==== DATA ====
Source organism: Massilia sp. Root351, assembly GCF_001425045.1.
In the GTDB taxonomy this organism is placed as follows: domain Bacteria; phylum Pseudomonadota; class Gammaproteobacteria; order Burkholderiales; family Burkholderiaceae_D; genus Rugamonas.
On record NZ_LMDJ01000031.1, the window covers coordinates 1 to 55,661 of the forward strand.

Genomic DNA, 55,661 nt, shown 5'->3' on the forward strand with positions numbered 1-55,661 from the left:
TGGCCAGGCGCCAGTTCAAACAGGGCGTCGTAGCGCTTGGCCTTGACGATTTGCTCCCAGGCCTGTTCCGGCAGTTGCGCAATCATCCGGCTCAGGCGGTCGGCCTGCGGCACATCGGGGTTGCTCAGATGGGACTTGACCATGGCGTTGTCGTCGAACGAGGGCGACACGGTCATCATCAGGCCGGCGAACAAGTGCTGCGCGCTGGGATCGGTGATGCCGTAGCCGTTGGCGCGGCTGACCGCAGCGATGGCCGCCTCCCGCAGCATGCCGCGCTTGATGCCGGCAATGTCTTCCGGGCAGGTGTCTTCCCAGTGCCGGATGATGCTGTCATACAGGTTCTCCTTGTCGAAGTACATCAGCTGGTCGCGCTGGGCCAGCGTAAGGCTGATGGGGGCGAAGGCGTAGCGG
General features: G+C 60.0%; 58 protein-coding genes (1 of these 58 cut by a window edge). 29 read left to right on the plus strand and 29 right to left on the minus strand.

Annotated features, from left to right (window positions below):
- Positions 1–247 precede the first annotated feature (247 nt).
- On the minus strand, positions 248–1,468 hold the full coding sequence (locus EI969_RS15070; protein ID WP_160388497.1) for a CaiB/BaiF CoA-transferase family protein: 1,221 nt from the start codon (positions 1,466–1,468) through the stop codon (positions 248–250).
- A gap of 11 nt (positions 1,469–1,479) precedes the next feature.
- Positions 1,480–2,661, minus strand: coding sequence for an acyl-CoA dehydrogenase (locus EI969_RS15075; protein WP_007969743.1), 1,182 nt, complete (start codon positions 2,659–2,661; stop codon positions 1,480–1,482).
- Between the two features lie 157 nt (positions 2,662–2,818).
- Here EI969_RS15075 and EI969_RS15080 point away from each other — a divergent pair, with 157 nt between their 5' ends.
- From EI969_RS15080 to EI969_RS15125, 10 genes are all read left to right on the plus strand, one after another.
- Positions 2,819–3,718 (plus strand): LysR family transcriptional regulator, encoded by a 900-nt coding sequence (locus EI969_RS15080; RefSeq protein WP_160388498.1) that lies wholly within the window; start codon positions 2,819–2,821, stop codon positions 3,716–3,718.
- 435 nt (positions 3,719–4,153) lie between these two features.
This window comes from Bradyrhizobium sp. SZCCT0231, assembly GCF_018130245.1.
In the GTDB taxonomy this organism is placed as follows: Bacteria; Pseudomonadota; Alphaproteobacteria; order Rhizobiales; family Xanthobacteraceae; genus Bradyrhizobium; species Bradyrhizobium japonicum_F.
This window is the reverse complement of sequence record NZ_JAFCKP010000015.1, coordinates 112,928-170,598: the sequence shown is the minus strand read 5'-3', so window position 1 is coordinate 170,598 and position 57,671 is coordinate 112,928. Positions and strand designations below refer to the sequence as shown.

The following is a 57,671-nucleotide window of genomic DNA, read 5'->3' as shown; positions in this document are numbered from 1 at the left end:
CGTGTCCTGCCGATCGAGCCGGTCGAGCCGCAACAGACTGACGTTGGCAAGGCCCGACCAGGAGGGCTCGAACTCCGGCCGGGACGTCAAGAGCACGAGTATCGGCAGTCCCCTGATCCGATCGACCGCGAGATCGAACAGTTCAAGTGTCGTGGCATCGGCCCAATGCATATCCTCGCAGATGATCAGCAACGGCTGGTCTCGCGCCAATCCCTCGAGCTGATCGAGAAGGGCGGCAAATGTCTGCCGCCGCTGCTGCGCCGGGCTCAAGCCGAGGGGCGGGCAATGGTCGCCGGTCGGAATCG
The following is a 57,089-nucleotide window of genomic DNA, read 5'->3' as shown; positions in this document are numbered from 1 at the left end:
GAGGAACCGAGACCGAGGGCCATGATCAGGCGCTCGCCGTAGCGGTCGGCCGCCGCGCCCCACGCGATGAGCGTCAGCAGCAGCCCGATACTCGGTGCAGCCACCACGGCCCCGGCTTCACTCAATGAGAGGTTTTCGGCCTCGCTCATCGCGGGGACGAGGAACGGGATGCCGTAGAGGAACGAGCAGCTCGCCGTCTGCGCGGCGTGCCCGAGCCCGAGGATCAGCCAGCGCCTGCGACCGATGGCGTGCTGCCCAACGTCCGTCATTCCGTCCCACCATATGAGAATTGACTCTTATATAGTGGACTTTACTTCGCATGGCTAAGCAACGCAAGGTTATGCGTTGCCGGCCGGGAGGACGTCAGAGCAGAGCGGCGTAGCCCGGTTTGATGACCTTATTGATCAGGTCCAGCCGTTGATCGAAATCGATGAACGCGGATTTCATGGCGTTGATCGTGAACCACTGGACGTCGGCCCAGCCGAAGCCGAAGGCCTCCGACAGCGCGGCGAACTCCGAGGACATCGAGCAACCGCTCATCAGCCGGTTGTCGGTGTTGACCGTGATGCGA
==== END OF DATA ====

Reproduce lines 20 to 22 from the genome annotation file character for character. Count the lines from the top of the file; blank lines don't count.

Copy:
The following is a 57,671-nucleotide window of genomic DNA, read 5'->3' as shown; positions in this document are numbered from 1 at the left end:
CGTGTCCTGCCGATCGAGCCGGTCGAGCCGCAACAGACTGACGTTGGCAAGGCCCGACCAGGAGGGCTCGAACTCCGGCCGGGACGTCAAGAGCACGAGTATCGGCAGTCCCCTGATCCGATCGACCGCGAGATCGAACAGTTCAAGTGTCGTGGCATCGGCCCAATGCATATCCTCGCAGATGATCAGCAACGGCTGGTCTCGCGCCAATCCCTCGAGCTGATCGAGAAGGGCGGCAAATGTCTGCCGCCGCTGCTGCGCCGGGCTCAAGCCGAGGGGCGGGCAATGGTCGCCGGTCGGAATCG
The following is a 57,089-nucleotide window of genomic DNA, read 5'->3' as shown; positions in this document are numbered from 1 at the left end: